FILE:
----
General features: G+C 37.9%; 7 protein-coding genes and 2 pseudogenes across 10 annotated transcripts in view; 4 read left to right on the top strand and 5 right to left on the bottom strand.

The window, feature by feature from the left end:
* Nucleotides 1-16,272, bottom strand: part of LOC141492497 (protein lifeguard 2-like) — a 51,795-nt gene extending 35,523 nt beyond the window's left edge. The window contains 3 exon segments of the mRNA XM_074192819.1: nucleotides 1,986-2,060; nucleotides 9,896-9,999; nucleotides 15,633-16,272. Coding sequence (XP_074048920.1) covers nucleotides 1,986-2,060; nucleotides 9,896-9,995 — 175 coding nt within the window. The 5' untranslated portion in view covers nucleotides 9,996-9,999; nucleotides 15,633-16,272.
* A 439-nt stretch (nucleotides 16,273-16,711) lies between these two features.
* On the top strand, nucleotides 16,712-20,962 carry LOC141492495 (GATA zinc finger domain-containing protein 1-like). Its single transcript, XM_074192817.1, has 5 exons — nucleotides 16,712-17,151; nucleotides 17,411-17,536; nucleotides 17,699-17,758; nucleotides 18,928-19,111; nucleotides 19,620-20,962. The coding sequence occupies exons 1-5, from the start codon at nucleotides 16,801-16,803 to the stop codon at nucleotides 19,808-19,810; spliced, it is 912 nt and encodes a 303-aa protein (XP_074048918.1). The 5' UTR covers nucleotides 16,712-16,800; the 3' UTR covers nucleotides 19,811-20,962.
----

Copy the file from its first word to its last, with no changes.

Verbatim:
General features: G+C 37.9%; 7 protein-coding genes and 2 pseudogenes across 10 annotated transcripts in view; 4 read left to right on the top strand and 5 right to left on the bottom strand.

The window, feature by feature from the left end:
* Nucleotides 1-16,272, bottom strand: part of LOC141492497 (protein lifeguard 2-like) — a 51,795-nt gene extending 35,523 nt beyond the window's left edge. The window contains 3 exon segments of the mRNA XM_074192819.1: nucleotides 1,986-2,060; nucleotides 9,896-9,999; nucleotides 15,633-16,272. Coding sequence (XP_074048920.1) covers nucleotides 1,986-2,060; nucleotides 9,896-9,995 — 175 coding nt within the window. The 5' untranslated portion in view covers nucleotides 9,996-9,999; nucleotides 15,633-16,272.
* A 439-nt stretch (nucleotides 16,273-16,711) lies between these two features.
* On the top strand, nucleotides 16,712-20,962 carry LOC141492495 (GATA zinc finger domain-containing protein 1-like). Its single transcript, XM_074192817.1, has 5 exons — nucleotides 16,712-17,151; nucleotides 17,411-17,536; nucleotides 17,699-17,758; nucleotides 18,928-19,111; nucleotides 19,620-20,962. The coding sequence occupies exons 1-5, from the start codon at nucleotides 16,801-16,803 to the stop codon at nucleotides 19,808-19,810; spliced, it is 912 nt and encodes a 303-aa protein (XP_074048918.1). The 5' UTR covers nucleotides 16,712-16,800; the 3' UTR covers nucleotides 19,811-20,962.